A Blaze of Glory – India, ignominious losers in the opening Test of the series, ended it in a loss of glory, coming tantalizingly close to what would have been a historic win. They would have been heroes even if they had lost, in their furious effort to win this Test and draw the series. The final day’s play not created one of the most glorious chapters in the history of cricket, but also made for one of the most exciting episodes in the annals of the game, only.
The unavailing bid for victory was a personal triumph for Sunil Gavaskar who, without giving the semblance of a chance, steered India along their course till they were only 49 runs from their destination.
It must be mentioned for the record that no side has ever achieved in a Test match as big a target as India set. There have been only two winning totals of over 400 in the last innings and one of them was got by India, at Port of Spain, in 1976. Sunil Gavaskar has played eleven Test innings in England since last making a here, his 101 at Manchester in 1974, which he refers to as his best-ever Test innings.
He was proud of it because it was made under very adverse circumstances and in conditions that were more suited to the bowler. Indeed, Gavaskar has made hundreds under more testing conditions than what prevailed at the Oval, but his 221 was a masterpiece because of its value to the side and as a test of stamina, both mental and physical.
If India, after the great start they got, could not bridge the gap, it was because we were a bit tardy in mounting the final assault. They did not take into account the lack of firepower in the middle order and the in the middle order and lack of Test experience as far as Yashpal Sharma and Yajurvindrasinh were concerned.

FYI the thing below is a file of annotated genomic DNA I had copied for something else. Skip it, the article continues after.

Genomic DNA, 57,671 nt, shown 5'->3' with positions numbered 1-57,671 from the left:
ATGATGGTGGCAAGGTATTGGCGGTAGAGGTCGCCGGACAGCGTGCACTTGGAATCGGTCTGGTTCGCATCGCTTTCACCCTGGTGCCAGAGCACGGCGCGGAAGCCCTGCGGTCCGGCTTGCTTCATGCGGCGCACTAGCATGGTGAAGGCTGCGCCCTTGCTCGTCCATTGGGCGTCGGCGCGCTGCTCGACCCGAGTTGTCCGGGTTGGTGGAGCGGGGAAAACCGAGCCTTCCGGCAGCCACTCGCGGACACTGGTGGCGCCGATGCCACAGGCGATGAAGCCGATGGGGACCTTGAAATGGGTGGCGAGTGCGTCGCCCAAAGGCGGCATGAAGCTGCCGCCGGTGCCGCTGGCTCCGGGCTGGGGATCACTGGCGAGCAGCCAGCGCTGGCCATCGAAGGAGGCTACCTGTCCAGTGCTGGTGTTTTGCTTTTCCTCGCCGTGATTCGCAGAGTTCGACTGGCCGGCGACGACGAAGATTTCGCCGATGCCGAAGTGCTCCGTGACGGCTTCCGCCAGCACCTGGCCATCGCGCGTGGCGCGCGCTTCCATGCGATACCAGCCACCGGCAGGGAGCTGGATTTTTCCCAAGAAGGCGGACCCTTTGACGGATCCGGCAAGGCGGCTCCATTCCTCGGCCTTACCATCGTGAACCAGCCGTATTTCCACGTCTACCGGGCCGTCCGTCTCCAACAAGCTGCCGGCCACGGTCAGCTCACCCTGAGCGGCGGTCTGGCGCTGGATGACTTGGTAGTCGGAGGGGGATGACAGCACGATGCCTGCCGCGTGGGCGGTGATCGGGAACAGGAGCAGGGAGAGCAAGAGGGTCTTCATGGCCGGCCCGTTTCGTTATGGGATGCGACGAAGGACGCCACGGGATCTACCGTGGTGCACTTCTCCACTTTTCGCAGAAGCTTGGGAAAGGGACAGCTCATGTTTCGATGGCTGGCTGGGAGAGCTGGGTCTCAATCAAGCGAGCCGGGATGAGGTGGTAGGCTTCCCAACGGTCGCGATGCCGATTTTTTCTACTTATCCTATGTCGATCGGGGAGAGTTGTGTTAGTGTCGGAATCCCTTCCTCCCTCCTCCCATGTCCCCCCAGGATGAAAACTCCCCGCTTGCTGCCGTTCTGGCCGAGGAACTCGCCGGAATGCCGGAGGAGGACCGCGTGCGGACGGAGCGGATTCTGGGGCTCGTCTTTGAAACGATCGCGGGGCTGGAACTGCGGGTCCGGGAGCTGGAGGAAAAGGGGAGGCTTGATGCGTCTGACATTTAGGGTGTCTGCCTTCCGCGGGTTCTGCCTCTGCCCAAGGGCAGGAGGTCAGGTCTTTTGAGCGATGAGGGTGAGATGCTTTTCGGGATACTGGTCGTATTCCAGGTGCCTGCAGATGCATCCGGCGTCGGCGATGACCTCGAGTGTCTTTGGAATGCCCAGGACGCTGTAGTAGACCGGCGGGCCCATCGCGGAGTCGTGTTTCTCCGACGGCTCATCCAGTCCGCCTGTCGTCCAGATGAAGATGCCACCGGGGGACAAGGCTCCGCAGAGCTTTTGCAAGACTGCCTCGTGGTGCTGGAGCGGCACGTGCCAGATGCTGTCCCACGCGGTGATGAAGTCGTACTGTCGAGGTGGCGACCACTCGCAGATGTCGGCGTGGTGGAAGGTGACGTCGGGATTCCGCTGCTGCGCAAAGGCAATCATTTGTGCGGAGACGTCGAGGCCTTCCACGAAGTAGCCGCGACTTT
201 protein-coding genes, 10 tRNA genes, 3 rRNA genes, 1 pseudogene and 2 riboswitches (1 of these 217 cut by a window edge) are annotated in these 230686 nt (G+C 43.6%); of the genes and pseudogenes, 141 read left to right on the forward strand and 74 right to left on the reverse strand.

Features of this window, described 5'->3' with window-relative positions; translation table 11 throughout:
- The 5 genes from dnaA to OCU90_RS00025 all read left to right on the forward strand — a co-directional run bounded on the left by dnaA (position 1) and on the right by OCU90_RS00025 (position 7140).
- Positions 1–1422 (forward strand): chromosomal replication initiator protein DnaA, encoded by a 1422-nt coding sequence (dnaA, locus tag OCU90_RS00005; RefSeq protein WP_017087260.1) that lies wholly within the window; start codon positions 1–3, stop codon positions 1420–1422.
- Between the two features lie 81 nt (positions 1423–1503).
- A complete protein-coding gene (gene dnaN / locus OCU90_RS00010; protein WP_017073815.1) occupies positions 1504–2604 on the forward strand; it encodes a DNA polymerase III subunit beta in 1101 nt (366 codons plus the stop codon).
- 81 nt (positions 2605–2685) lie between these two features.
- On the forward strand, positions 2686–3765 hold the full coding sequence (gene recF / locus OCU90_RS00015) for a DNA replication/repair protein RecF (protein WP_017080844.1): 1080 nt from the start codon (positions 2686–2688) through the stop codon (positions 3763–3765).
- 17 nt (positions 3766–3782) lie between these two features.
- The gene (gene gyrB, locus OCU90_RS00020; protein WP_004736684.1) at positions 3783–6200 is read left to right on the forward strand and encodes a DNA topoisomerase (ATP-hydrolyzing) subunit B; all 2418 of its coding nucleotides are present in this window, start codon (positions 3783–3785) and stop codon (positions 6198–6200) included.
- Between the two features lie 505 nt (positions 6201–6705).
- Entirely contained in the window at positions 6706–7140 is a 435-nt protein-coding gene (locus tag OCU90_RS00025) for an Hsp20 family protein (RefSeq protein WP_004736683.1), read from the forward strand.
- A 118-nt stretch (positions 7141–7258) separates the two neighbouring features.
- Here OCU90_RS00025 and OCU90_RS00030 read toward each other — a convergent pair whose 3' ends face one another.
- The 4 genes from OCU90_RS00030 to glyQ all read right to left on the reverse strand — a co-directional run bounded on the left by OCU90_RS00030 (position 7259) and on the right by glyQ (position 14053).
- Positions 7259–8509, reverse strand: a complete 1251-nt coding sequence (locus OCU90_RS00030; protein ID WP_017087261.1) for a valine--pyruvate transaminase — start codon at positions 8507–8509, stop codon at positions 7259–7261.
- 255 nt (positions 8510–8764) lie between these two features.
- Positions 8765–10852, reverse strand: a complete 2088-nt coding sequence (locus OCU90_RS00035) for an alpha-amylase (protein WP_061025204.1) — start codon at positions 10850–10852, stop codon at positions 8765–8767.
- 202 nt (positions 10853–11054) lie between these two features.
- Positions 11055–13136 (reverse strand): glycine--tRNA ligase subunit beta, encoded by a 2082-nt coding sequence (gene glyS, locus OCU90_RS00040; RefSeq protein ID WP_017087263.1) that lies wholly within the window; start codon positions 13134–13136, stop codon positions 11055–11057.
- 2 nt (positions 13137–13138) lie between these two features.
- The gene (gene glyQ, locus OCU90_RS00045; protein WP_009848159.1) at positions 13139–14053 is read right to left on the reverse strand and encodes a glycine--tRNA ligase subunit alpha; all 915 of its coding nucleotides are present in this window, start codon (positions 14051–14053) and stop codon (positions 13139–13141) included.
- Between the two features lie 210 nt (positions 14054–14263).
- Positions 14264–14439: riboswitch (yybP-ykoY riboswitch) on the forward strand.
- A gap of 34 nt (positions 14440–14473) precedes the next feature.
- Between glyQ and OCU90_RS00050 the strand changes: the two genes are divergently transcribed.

They might have been unlucky also with a couple of umpiring decisions. The run out of Srinivasaraghavan Venkataraghavan was a desperately close one and umpire Palmer was a brave man to give Yashpal Sharma out lbw, for he had played well forward. Therefore, the gamble of promoting Kapil Dev to number four was justified and yet may have proved a decisive mistake. However, Gundpa Viswanath had the experience and skill to have done the job. Sent in at number six, with less than seven over’s remaining, he had little time for maneuvering.
One cannot emphasize sufficiently that India’s failure to put the seal on a great performance can be attributed to the strong accent placed on first-inning leads in our domestic cricket. Also, the runs given away through: slack fielding in England’s second innings also tipped the scales the wrong way.
There will be a strong inclination on the part of the selectors to field the same team in the first Test against the Australians, at Chepauk. Every man did his duty at the Oval and my heart would bleed for anyone who is dropped.
But sentiment doesn’t win Test matches. There must be horses for courses and it must be remembered that if the pitch at Chepauk is anything like it was for the West Indies Test earlier this year, fast and bouncy, another fast bowler must play.